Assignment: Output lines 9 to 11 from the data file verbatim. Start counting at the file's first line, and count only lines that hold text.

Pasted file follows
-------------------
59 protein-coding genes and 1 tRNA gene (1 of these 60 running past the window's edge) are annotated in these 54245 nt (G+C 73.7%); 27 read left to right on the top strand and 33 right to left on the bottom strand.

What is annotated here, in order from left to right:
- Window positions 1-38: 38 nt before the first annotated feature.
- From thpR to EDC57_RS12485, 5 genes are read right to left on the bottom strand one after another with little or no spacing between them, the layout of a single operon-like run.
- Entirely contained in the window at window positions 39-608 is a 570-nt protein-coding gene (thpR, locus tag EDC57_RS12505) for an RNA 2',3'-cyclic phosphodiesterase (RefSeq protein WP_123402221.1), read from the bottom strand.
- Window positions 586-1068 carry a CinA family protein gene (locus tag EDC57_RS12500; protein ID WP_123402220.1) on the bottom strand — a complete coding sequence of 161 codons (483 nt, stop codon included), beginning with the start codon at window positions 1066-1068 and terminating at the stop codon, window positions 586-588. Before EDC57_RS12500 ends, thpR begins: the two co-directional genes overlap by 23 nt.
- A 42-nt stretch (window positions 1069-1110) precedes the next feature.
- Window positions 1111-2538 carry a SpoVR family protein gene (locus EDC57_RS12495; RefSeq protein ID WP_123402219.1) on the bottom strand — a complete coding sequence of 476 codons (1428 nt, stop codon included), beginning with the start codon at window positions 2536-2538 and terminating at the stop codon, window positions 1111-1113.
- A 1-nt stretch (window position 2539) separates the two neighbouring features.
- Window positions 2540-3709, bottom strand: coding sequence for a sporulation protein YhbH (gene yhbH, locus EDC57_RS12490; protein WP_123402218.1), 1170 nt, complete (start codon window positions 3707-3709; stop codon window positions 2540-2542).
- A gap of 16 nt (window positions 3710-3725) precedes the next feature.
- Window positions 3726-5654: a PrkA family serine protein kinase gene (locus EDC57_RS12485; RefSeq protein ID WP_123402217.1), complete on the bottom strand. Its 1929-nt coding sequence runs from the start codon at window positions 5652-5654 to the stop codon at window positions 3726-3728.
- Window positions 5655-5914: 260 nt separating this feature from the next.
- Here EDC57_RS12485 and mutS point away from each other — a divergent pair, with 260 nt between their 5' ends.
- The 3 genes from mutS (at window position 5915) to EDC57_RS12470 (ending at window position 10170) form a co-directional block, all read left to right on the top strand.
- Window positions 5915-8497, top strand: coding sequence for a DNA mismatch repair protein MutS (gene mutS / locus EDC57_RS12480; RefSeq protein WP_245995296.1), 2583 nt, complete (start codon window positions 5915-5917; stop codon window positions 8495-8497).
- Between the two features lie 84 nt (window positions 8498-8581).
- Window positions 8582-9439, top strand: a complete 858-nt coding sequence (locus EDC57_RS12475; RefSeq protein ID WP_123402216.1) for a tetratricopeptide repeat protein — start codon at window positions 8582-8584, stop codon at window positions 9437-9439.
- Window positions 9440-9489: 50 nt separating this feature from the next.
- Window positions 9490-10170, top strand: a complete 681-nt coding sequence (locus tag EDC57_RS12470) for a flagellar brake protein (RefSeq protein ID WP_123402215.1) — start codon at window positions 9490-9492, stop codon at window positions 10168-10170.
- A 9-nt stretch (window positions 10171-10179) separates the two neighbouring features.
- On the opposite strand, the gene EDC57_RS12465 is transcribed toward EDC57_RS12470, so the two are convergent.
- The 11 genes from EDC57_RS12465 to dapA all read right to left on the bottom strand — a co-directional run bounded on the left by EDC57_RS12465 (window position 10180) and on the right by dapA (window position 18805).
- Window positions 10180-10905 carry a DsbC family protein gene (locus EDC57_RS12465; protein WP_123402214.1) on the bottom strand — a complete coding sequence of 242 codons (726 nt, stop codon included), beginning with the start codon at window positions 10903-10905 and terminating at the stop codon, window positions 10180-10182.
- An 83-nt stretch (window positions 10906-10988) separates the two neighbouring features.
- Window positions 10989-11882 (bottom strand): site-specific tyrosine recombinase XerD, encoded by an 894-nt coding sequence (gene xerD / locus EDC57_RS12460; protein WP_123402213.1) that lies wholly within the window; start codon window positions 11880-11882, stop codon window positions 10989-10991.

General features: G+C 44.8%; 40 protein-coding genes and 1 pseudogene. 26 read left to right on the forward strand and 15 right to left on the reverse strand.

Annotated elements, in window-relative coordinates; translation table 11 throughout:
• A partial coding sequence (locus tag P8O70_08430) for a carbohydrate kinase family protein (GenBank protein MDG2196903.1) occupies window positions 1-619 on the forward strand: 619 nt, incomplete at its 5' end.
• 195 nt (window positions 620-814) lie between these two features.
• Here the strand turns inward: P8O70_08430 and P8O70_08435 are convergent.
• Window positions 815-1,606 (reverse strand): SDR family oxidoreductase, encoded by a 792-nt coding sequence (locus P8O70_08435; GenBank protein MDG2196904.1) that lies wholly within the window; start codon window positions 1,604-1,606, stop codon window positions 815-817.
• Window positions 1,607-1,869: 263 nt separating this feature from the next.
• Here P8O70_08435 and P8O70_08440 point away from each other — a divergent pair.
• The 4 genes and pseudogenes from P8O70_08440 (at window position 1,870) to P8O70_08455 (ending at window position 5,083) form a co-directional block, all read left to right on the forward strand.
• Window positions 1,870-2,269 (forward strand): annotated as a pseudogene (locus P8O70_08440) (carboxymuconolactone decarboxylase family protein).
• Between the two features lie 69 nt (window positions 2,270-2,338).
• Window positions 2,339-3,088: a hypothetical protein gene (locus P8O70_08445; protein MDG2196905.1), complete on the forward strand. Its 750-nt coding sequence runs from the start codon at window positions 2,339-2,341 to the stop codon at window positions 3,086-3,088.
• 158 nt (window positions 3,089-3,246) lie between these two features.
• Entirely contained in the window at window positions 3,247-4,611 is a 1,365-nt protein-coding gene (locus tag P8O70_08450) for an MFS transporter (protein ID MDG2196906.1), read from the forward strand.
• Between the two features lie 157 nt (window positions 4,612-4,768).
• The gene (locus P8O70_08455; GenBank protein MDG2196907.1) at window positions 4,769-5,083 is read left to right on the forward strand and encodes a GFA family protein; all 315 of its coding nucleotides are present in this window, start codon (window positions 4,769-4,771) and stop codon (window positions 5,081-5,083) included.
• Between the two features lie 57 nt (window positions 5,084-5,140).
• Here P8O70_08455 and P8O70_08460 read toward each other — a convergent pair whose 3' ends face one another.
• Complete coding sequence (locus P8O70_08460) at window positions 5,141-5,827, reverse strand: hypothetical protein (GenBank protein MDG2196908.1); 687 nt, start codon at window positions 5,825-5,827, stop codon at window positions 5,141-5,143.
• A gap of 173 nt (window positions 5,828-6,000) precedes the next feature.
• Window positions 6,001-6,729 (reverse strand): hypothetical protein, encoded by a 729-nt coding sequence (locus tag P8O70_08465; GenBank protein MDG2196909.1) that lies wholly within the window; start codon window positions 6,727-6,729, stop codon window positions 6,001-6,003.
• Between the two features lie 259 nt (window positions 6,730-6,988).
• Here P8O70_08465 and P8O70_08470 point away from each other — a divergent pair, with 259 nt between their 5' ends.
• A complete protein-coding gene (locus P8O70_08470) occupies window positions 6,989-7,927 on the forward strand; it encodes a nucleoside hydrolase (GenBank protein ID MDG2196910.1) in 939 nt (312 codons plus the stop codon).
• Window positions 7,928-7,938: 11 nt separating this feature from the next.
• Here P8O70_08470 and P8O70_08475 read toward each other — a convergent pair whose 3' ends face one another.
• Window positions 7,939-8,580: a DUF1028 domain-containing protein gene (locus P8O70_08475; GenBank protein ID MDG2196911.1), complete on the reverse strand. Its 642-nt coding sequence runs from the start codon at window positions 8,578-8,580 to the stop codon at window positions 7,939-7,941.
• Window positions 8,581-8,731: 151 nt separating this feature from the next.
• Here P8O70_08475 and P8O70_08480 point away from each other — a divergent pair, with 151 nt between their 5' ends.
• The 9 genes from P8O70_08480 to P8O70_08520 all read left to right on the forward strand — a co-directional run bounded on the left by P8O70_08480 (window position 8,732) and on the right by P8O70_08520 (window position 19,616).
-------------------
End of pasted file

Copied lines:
- A 1-nt stretch (window position 2539) separates the two neighbouring features.
- Window positions 2540-3709, bottom strand: coding sequence for a sporulation protein YhbH (gene yhbH, locus EDC57_RS12490; protein WP_123402218.1), 1170 nt, complete (start codon window positions 3707-3709; stop codon window positions 2540-2542).
- A gap of 16 nt (window positions 3710-3725) precedes the next feature.